1: There's no pun in his first choice; it is there to set up the next two puns.

2: "Niwa no Banchoo:" "Banchoo" is a leader of a gang of high-school toughs. So "niwa no banchoo" is the leader of a gang of high-school toughs in the garden.

3: "Niwa no Bandai:" "Bandai" is the person at a public bath who collects money. So "niwa no bandai" is the person who collects money at the public garden baths.

Both of the above are nonsense, of course.

The scene with Mendou and his Father poking the ceiling and floor is a play on a long-standing ninja (and ninja movie) tradition. Ninja would often hide in the ceilings of houses, and people sitting in the regular rooms of those houses would throw sharp objects like shuriken or daggers into the ceiling. Blood would then slowly start to drip through the hole, as the ninja, silent to the last, met his end. Of course, in Urusei Yatsura, the ninja are never where you expect them to be, and never around when you want them to be, especially if you want them to be around so you can kill them.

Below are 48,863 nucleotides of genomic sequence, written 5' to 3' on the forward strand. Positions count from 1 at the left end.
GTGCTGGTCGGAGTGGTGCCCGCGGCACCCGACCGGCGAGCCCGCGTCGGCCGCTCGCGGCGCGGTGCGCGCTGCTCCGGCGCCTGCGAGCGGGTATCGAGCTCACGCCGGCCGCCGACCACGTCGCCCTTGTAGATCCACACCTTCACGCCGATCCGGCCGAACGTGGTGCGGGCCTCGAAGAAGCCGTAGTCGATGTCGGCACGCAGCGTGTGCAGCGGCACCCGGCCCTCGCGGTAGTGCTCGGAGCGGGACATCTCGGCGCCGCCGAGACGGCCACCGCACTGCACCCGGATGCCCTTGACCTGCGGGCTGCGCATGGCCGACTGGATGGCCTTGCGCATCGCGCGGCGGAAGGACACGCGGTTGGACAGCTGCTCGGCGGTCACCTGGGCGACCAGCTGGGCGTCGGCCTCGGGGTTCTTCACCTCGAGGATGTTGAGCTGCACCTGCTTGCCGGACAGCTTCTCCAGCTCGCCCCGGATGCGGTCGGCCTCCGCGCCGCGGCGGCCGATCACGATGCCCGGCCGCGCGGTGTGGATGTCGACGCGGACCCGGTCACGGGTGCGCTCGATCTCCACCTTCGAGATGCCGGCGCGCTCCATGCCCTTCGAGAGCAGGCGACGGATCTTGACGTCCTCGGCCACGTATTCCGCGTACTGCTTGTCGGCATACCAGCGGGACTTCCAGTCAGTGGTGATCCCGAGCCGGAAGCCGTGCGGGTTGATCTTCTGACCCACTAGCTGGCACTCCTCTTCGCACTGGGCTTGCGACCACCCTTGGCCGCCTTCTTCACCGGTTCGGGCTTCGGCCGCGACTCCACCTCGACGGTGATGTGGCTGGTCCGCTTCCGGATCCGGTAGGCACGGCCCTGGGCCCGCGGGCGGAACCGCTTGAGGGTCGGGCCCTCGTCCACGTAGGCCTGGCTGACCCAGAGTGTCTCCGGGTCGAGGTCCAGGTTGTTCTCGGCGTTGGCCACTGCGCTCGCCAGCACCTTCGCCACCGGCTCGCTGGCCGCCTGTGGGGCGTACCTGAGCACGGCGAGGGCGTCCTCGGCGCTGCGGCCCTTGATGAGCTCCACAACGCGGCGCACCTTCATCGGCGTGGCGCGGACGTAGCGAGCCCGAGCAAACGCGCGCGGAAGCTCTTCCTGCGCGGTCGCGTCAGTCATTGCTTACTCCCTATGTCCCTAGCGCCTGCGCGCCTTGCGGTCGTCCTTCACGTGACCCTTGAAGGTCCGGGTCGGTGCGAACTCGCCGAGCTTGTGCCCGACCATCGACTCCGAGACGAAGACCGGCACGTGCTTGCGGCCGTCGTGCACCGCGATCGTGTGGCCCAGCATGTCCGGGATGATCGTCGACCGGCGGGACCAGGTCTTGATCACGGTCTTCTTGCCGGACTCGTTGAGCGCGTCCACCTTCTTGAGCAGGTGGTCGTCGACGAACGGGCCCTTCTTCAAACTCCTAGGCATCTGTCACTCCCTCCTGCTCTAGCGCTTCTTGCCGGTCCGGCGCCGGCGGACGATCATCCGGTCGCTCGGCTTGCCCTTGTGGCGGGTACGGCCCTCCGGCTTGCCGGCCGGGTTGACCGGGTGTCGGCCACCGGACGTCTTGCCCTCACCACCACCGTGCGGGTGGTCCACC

Moral: if your Japanese host's ceiling is full of knife cuts, use any excuse to leave early.

Kuroko were originally stagehands in Kabuki and performers in Bunraku (Japanese puppet shows). Dressed all in black, they are officially "not there" to everyone else in the theatre.

Ryooko's mispronunciations of the word "oniwaban" (guardian) are amusing as well. She ends up saying "obanniwa" and "obaniwan," both of which mean nothing in Japanese.

Shingo's attempt to read Ryooko's letter fails because he cannot read kanji. What he says out loud is the hiragana in the message, which is all he can read. However, this is not nearly enough to enable him to make sense of the message. In the subtitles, we tried to connote this same sense by having him "say" only the small words or small, simple parts of larger words in the message's translation.

Ryoko's September Tea Party

Kuroko, Ryoko's ever-devoted servants, originated in Kabuki theater and Ningyoo Jooruuri, or Bunraku (traditional puppet shows). In Kabuki, they did all the actual stage and prop work, often right in the middle of an ongoing scene. In Jooruuri and Bunraku, they were the puppeteers. Their all-black garb, including their veils, signified to the audience that they were officially invisible.